Everyone heals differently. Everyone handles their mental health in different ways. Some people turn to the gym for stress release and waves of endorphins. Others turn to meditation, mindfulness, spirituality, and religion for peace of mind and body. Therapy and visiting a doctor are yet another way through which people find clarity and control over their demons. There are also people who take medication which helps treat their mental illness. Some people even do one or more of the above. Whatever path you choose to find healing is your decision, and it is no one else’s place to judge your path. We all are different people, therefore we need different things. Healing is not a one size fits all deal, and we should all be encouraged to find what helps us.
I began my healing in 2013 when I graduated high school and was headed to college. Even though it was never obvious, I had always known I had depression. I finally saw what a monster it was.
I had been in therapy since I was about 8 years old because of my parents’ divorce, and I felt like I was doing fine. However, I went to college that fall and started to experience extreme panic attacks and fell into a deep depression. I dropped out a month later and moved home to “solve” this hiccup on my path. A few appointments later, I found my way to a new doctor (since I was too old for my pediatrician) and was put on antidepressants. This continued until 2016 when I found a new physician (since mine was getting me nowhere) who was an adult therapist.
I was put on three different medications, went to intensive therapy on and off and found myself at college graduation three years later. Honestly? I was proud I made it that far because during that time I was drowning. I was taking my medications, working out every day, going to therapy – why wasn’t I better?
Afterward, I moved home and began the search for a full-time job.
The transition to adulthood is hard and it is very real. My anxiety and depression were still there in full swing but I was able to get through a few months without a total meltdown. After weeks of interviews, I was offered a job, but two weeks in, I quit. I spiraled right back into the deep end and immediately ran to my general doc for a med change.
A year went by, and I thought I solved it and got offered a similar position to the one before. Two days after accepting the job offer, I spiraled into a manic episode and crashed all the way to level 1 that lasted three months. I started my new job, and after one day I almost landed myself in the hospital from violent panic attacks. So I quit. I had to start all over again, where should I even begin?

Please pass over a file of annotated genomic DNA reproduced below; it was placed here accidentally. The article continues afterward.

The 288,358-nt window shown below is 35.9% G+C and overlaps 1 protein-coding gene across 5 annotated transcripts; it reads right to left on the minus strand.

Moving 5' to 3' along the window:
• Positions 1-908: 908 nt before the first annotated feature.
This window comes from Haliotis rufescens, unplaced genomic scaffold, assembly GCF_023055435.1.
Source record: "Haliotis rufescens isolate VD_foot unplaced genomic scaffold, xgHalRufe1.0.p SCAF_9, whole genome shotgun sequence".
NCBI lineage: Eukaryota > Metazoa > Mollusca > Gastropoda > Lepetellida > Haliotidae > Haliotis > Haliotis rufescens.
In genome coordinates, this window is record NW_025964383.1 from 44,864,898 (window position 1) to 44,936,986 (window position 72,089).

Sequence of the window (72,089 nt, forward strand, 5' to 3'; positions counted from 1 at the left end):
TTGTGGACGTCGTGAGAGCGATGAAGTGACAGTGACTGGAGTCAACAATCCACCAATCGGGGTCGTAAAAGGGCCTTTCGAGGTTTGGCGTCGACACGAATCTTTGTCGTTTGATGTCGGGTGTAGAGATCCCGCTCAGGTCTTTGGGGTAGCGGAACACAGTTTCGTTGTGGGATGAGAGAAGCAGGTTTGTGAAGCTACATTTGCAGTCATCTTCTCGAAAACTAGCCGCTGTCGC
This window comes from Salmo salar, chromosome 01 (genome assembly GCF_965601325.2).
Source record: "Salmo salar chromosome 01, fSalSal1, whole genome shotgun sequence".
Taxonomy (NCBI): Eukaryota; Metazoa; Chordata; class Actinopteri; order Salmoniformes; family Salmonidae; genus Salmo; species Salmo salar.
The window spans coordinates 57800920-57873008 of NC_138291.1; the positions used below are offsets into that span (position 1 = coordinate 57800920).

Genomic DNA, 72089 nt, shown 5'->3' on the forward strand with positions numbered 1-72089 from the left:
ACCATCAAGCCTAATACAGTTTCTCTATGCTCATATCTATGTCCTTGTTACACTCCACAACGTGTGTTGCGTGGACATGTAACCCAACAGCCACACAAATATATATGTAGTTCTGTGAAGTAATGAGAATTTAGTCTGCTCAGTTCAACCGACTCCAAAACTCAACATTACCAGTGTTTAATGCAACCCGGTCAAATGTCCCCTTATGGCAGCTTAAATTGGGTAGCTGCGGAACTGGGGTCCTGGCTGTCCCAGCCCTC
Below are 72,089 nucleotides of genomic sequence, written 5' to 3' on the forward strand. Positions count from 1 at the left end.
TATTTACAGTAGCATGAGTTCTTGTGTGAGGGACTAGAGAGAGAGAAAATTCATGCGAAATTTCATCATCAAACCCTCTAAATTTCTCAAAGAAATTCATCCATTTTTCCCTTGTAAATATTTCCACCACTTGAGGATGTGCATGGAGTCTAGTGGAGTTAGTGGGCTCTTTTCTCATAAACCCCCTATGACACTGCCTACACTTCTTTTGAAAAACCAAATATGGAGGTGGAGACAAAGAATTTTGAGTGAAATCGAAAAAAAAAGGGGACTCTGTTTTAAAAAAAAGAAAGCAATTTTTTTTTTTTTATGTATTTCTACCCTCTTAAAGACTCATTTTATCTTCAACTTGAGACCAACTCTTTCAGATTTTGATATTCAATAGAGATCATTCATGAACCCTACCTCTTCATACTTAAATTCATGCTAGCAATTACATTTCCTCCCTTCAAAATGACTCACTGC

This was me in August of 2019. This was me two months ago. In those two months, I have found more answers than I ever have before.
I found a professional in the field I was looking for.
Not my primary doctor.
Not a family therapist.
A doctor, a psychiatrist who specializes in treating mental illnesses day in and day out. A therapist who met me where I was, and challenges me in ways I can understand.
I share this story because mental illness is no joke. It is neither fake nor is it something that people make up. It is real and it is raw. My brain is sick and I had spent the last six years searching for answers from people not qualified to give me any. It is vital to find a doctor who specializes in what you are searching for.
My doctor spent my first appointment talking to me about my life and then ran a DNA test to see what medications work with my genetics. It turns out, the five different medications I’ve previously tried and was rotated on did not work for my genetics. Not one. They were not a match for me, chemically. I spent six years spending money and searching for answers from doctors who did not have the background to help me.
So if you want to change your medication or start taking it – find someone who specializes in it.
If you want to start working out and don’t know where to start – find a trainer at a nearby gym.
If you want to learn meditation – find a class or research it.
And if you want to delve deeper into spirituality – find a spiritual guide to help you.
Healing is important and hard. But I can promise you that finding someone you can trust and who can guide you will make the greatest difference in your life. I have made more progress in the past four months than I have in six years. I owe it all to the professionals who work hard to help people such as myself for a living. If you are struggling and looking for help, ask your family, friends, or community. There are more people than you know who are in the same boat and may have some insights as to how to get you to where you need to be. Your path is not a one size fits all, and every journey is different. Find what gives you strength and dive headfirst into it. Healing is hard, but it is so worth it.